Should a person happen to retrieve an item from the basement bin, or the pile in the garage that contains one of these mosquitoes in a state of suspended animation, and exposes it to the warmth of their home, the unnoticed insect will eventually awaken. It then doesn’t take long for it to instinctively assume that spring has come, and decide it’s now time to look for a meal of blood.
Out in the wilds, it is believed that a substantial percentage of mosquitoes succumb to the cold and dry conditions of winter; yet enough eventually survive to begin their reproductive cycle and establish a vibrant population once spring finally arrives.
If you happen to encounter a mosquito over the next two to three months, it is undoubtedly a female anopheles. The males, like other mosquitoes, are unable to survive the winter season. The anopheles can also be identified by the way in which it holds its body in a straight line when drawing blood from a host. Our other mosquito species characteristically bend their head down toward the host when feeding, leaving their abdomen parallel to the surface on which they have lit.
In our house, it is difficult to ever observe a mosquito, as my wife maintains the philosophy that the only good mosquito is a dead mosquito.
Photo: Anopheles Quadrimaculatus mosquito common to our region and the eastern half of the United States.
Many times in the late 19th century Adirondack photographer Seneca Ray Stoddard turned to the falls of the Hudson at Glens Falls for subject matter. He focused on the cascades, pools and rock formations that he found in the river bed as well as the bridges and factories above. Stoddard returned often to photograph the events that occurred there. Included in his work are images of floods, fires, and new mills along the river banks.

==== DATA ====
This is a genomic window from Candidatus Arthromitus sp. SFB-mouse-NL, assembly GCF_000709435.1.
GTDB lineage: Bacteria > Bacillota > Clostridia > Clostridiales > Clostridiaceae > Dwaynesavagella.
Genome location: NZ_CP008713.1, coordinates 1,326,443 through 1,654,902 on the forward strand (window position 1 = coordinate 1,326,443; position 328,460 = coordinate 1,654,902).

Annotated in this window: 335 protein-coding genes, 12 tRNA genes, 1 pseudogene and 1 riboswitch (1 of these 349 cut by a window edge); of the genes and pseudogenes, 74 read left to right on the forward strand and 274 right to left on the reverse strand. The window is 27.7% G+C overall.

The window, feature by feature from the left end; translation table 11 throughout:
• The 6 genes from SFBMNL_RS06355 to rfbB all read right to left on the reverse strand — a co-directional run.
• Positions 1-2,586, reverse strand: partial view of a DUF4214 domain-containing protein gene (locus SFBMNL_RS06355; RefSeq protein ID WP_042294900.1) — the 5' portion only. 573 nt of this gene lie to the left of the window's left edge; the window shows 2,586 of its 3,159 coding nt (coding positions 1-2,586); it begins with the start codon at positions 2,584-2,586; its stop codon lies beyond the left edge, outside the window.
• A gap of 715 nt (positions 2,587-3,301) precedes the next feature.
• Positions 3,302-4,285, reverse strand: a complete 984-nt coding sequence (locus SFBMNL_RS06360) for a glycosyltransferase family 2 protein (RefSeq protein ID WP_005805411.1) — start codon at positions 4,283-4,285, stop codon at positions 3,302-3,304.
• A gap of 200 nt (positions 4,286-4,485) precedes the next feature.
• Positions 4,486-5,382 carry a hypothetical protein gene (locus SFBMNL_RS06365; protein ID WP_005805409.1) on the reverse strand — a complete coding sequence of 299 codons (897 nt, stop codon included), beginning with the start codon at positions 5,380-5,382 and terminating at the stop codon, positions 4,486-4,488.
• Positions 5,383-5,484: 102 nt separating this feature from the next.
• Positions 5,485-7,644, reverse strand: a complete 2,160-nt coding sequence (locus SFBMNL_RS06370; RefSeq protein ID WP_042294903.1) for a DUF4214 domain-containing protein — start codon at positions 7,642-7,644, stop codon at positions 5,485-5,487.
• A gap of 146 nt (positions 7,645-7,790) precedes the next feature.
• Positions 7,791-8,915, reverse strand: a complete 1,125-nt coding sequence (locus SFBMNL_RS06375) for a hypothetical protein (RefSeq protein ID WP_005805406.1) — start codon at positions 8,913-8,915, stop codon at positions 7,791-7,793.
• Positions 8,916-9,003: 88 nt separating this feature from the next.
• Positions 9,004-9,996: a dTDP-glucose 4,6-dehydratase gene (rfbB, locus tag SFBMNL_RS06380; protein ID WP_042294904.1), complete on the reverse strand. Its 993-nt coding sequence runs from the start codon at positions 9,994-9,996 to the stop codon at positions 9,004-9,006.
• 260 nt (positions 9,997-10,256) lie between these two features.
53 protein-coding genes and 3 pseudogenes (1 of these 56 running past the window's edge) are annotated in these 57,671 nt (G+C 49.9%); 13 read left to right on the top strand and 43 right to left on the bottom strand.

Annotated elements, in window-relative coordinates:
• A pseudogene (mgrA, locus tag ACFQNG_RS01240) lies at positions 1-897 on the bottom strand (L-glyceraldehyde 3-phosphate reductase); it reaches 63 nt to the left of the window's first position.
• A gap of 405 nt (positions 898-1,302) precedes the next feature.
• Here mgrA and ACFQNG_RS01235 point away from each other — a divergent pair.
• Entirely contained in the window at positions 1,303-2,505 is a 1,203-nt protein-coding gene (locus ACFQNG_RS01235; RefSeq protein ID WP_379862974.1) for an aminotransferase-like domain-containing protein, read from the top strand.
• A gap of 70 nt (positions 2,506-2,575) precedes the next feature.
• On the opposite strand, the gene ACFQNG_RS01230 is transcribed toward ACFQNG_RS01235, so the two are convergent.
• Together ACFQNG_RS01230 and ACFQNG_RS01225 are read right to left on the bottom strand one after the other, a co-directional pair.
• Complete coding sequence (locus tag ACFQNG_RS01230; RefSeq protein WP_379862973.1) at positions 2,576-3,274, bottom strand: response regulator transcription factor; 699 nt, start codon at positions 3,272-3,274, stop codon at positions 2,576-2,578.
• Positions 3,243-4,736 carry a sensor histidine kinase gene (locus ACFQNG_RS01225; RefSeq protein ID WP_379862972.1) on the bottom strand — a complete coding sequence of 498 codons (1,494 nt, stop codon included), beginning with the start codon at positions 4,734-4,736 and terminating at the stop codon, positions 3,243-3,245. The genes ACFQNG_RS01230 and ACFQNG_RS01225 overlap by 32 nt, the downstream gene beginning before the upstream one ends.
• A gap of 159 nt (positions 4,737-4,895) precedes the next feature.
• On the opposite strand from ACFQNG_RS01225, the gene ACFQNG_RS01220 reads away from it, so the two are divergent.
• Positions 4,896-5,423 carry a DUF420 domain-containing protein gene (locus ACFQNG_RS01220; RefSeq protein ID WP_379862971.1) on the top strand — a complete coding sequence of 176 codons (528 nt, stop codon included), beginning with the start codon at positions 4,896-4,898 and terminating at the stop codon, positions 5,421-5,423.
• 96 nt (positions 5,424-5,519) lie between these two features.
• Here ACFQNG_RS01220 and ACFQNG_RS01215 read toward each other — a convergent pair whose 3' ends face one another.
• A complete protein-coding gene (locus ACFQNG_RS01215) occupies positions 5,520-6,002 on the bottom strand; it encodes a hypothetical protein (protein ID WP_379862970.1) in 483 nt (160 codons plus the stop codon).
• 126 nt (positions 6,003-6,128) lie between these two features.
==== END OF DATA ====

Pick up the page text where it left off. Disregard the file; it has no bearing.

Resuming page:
Until May 8th the Chapman Historical Museum will exhibit a selection of fifteen original Stoddard’s photos of “The Falls under the Bridge.” The show will be followed this summer by a second series featuring Stoddard’s photos of other falls in the Adirondacks.
The Chapman Historical Museum, located at 348 Glen Street, Glens Falls, is open Tuesday to Saturday, 10 am to 4 pm, and Sunday, noon to 4 pm. For info call (518) 793-2826.
Photo: Glens Falls, View from the South Side of the Bridge, ca. 1875. Courtesy Chapman Museum.
L.L.Bean has announced the 4th Annual Outdoor Hero Award program. Selected heroes will receive a $500 L.L.Bean Gift Card and a commemorative award. A $5,000 contribution will be made in his or her name to the organization associated with the nomination. The heroes’ stories will be featured on llbean.com and in the companies catalogs.
Nominations are being accepted until March 10th. You may nominate as many people as you like. For more information and a downloadable nomination form, visit http://www.llbean.com/nominate.
Questions about the program should be directed to Janet Wyper, L.L. Bean Community Relations Manager, at 207-552-6038 or email@example.com.